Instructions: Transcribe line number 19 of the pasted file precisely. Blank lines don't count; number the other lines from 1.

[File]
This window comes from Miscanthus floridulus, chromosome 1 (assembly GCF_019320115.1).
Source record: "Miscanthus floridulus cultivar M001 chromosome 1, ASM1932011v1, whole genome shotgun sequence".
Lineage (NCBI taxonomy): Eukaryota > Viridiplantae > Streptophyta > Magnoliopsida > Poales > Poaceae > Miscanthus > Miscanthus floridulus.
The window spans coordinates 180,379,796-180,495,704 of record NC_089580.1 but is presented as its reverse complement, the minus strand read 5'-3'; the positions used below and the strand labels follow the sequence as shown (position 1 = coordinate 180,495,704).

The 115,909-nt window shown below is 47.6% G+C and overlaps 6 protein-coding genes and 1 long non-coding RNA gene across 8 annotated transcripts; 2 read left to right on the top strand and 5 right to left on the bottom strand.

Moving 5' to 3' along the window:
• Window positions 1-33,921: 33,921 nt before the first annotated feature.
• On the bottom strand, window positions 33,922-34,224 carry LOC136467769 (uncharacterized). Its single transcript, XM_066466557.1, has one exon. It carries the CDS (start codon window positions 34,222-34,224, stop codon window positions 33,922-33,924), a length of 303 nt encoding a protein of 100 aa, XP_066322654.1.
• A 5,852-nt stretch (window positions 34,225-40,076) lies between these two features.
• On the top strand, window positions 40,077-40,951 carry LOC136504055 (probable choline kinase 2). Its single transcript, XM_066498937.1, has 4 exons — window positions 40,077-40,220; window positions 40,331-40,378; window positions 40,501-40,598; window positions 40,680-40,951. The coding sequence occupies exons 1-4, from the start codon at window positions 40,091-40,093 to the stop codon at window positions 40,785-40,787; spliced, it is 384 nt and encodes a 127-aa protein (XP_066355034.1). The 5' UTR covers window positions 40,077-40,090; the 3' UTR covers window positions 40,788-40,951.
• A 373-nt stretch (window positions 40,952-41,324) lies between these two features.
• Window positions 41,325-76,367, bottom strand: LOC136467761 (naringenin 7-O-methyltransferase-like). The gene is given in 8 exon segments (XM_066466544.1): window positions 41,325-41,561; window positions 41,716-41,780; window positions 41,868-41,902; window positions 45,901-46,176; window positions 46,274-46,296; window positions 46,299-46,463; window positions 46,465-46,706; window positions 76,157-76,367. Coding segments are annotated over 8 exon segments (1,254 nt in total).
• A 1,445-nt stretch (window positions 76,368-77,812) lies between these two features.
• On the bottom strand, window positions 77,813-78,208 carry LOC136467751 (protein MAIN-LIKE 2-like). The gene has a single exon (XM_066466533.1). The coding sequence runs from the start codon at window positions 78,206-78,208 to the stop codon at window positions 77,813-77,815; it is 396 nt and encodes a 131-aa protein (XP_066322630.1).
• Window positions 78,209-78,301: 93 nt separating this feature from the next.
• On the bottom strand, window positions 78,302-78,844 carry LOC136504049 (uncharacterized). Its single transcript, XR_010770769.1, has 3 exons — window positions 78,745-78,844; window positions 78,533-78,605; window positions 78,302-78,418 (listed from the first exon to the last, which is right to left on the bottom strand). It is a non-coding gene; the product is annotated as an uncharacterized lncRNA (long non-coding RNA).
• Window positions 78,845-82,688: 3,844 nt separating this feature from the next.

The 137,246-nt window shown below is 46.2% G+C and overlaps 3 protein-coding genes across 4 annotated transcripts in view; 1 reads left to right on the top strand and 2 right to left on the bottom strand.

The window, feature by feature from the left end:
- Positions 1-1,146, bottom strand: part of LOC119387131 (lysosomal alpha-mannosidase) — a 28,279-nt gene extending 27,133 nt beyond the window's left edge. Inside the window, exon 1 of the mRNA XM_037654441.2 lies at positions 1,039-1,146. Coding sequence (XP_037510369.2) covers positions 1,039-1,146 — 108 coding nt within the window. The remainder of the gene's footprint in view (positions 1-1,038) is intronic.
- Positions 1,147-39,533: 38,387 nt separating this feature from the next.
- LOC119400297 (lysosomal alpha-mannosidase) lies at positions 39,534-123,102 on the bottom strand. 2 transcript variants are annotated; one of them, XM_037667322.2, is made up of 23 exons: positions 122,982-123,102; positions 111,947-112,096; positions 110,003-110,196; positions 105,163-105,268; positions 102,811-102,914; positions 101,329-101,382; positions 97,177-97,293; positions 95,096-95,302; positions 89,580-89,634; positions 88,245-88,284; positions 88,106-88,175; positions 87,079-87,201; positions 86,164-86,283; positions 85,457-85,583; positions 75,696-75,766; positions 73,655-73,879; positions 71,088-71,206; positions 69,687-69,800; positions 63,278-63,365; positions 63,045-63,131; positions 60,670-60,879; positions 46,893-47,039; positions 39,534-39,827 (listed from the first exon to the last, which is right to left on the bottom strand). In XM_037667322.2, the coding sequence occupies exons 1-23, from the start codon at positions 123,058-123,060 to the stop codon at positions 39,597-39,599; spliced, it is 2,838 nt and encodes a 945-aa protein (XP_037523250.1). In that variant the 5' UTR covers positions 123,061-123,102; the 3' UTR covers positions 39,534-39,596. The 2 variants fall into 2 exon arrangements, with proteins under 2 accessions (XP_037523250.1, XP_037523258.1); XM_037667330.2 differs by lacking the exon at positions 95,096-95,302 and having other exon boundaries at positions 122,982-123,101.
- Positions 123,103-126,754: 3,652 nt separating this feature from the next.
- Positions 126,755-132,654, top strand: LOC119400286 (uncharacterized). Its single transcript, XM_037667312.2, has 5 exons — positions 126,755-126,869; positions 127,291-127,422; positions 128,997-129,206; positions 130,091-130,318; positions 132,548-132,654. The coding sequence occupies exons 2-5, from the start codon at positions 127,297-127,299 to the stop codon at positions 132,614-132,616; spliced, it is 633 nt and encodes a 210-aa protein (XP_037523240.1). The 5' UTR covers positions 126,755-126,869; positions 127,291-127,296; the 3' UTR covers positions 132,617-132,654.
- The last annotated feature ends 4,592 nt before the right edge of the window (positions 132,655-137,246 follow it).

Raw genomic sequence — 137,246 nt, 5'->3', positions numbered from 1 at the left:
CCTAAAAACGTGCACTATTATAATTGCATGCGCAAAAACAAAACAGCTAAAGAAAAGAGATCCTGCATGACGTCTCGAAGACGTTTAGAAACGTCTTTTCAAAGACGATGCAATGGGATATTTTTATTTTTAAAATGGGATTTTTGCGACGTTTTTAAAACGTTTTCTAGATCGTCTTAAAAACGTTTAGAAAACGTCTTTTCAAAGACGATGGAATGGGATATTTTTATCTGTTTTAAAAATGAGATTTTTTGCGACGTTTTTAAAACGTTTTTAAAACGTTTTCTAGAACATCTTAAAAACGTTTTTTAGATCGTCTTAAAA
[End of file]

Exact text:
The window, feature by feature from the left end: